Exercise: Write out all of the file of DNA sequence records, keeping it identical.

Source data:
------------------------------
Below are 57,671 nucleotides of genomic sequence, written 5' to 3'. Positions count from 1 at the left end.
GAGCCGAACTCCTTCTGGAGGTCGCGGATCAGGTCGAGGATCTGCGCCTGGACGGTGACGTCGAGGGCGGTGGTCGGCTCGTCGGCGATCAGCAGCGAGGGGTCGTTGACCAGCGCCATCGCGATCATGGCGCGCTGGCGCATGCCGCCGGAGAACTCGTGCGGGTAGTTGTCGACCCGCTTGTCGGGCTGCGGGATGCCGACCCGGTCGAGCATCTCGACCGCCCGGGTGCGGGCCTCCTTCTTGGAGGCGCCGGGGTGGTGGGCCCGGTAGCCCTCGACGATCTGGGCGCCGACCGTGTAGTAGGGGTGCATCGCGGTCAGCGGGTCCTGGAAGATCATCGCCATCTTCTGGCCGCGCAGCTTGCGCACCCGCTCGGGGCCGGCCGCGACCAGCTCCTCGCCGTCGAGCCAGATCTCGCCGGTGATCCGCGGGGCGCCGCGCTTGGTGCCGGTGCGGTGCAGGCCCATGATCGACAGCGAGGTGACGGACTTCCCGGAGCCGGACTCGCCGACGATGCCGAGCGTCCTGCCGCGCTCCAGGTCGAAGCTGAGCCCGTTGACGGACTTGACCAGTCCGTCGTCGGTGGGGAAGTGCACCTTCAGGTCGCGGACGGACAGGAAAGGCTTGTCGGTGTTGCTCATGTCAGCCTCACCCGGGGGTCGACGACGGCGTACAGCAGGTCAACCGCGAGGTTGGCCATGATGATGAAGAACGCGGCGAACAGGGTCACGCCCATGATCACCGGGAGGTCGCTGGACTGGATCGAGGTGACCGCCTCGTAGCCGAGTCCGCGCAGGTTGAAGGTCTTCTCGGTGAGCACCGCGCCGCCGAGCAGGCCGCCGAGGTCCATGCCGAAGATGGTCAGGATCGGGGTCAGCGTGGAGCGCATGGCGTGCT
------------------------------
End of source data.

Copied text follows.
Below are 57,671 nucleotides of genomic sequence, written 5' to 3'. Positions count from 1 at the left end.
GAGCCGAACTCCTTCTGGAGGTCGCGGATCAGGTCGAGGATCTGCGCCTGGACGGTGACGTCGAGGGCGGTGGTCGGCTCGTCGGCGATCAGCAGCGAGGGGTCGTTGACCAGCGCCATCGCGATCATGGCGCGCTGGCGCATGCCGCCGGAGAACTCGTGCGGGTAGTTGTCGACCCGCTTGTCGGGCTGCGGGATGCCGACCCGGTCGAGCATCTCGACCGCCCGGGTGCGGGCCTCCTTCTTGGAGGCGCCGGGGTGGTGGGCCCGGTAGCCCTCGACGATCTGGGCGCCGACCGTGTAGTAGGGGTGCATCGCGGTCAGCGGGTCCTGGAAGATCATCGCCATCTTCTGGCCGCGCAGCTTGCGCACCCGCTCGGGGCCGGCCGCGACCAGCTCCTCGCCGTCGAGCCAGATCTCGCCGGTGATCCGCGGGGCGCCGCGCTTGGTGCCGGTGCGGTGCAGGCCCATGATCGACAGCGAGGTGACGGACTTCCCGGAGCCGGACTCGCCGACGATGCCGAGCGTCCTGCCGCGCTCCAGGTCGAAGCTGAGCCCGTTGACGGACTTGACCAGTCCGTCGTCGGTGGGGAAGTGCACCTTCAGGTCGCGGACGGACAGGAAAGGCTTGTCGGTGTTGCTCATGTCAGCCTCACCCGGGGGTCGACGACGGCGTACAGCAGGTCAACCGCGAGGTTGGCCATGATGATGAAGAACGCGGCGAACAGGGTCACGCCCATGATCACCGGGAGGTCGCTGGACTGGATCGAGGTGACCGCCTCGTAGCCGAGTCCGCGCAGGTTGAAGGTCTTCTCGGTGAGCACCGCGCCGCCGAGCAGGCCGCCGAGGTCCATGCCGAAGATGGTCAGGATCGGGGTCAGCGTGGAGCGCATGGCGTGCT